Histories of the Gilded Age and Progressive Era tend to characterize the United States as an expansionist nation bent on Americanizing the world without being transformed itself. In "Consumers' Imperium," Kristin Hoganson reveals the other half of the story, demonstrating that the years between the Civil War and World War I were marked by heightened consumption of imports and strenuous efforts to appear cosmopolitan.Hoganson finds evidence of international connections in quintessentially domestic places--American households. She shows that well-to-do white women in this era expressed intense interest in other cultures through imported household objects, fashion, cooking, entertaining, armchair travel clubs, and the immigrant gifts movement. From curtains to clothing, from around-the-world parties to arts and crafts of the homelands exhibits, Hoganson presents a new perspective on the United States in the world by shifting attention from exports to imports, from production to consumption, and from men to women. She makes it clear that globalization did not just happen beyond America's shores, as a result of American military might and industrial power, but that it happened at home, thanks to imports, immigrants, geographical knowledge, and consumer preferences. Here is an international history that begins at home.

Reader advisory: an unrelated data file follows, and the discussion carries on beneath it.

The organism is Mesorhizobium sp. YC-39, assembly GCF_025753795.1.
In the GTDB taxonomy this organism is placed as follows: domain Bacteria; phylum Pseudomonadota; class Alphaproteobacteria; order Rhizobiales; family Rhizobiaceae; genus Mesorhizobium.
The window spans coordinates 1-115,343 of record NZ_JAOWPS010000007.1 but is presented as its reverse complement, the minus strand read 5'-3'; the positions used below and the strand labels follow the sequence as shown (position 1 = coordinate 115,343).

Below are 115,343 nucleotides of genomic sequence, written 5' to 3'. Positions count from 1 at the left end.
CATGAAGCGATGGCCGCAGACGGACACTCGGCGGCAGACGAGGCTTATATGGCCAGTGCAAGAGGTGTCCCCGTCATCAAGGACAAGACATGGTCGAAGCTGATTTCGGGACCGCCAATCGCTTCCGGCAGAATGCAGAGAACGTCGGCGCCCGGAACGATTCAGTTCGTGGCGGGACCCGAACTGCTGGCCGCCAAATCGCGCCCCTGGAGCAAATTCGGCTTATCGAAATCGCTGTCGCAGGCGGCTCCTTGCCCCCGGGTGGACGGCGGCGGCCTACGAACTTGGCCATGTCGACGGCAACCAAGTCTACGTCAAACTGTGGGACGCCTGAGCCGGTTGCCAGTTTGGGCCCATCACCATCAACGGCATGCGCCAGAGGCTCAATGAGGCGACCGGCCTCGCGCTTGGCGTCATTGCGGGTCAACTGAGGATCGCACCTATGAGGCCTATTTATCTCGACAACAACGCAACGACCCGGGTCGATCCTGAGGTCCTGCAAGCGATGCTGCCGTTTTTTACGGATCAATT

University of North Carolina Press
The Global Production of American Domesticity, 1865-1920
Management & Computers